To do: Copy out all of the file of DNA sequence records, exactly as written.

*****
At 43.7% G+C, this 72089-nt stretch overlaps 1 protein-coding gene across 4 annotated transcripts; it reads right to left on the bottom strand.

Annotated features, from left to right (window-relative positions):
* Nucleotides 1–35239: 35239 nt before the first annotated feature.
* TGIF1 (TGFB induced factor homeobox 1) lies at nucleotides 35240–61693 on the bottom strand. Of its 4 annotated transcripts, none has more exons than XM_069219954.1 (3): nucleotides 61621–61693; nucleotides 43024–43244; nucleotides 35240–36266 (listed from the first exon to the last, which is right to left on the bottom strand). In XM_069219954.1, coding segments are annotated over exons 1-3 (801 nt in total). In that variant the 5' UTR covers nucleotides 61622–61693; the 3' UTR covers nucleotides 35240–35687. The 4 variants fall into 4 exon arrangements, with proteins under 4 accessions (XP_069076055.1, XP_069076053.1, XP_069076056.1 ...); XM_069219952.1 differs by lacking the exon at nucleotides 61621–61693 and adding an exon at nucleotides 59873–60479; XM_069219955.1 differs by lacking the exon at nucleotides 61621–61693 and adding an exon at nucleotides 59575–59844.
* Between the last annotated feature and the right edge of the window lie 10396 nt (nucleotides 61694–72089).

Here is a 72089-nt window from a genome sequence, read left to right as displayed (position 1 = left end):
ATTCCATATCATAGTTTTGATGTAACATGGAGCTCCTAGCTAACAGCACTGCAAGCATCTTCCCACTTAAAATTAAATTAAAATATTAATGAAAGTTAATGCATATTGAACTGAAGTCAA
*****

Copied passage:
At 43.7% G+C, this 72089-nt stretch overlaps 1 protein-coding gene across 4 annotated transcripts; it reads right to left on the bottom strand.

Annotated features, from left to right (window-relative positions):
* Nucleotides 1–35239: 35239 nt before the first annotated feature.
* TGIF1 (TGFB induced factor homeobox 1) lies at nucleotides 35240–61693 on the bottom strand. Of its 4 annotated transcripts, none has more exons than XM_069219954.1 (3): nucleotides 61621–61693; nucleotides 43024–43244; nucleotides 35240–36266 (listed from the first exon to the last, which is right to left on the bottom strand). In XM_069219954.1, coding segments are annotated over exons 1-3 (801 nt in total). In that variant the 5' UTR covers nucleotides 61622–61693; the 3' UTR covers nucleotides 35240–35687. The 4 variants fall into 4 exon arrangements, with proteins under 4 accessions (XP_069076055.1, XP_069076053.1, XP_069076056.1 ...); XM_069219952.1 differs by lacking the exon at nucleotides 61621–61693 and adding an exon at nucleotides 59873–60479; XM_069219955.1 differs by lacking the exon at nucleotides 61621–61693 and adding an exon at nucleotides 59575–59844.
* Between the last annotated feature and the right edge of the window lie 10396 nt (nucleotides 61694–72089).

Here is a 72089-nt window from a genome sequence, read left to right as displayed (position 1 = left end):
ATTCCATATCATAGTTTTGATGTAACATGGAGCTCCTAGCTAACAGCACTGCAAGCATCTTCCCACTTAAAATTAAATTAAAATATTAATGAAAGTTAATGCATATTGAACTGAAGTCAA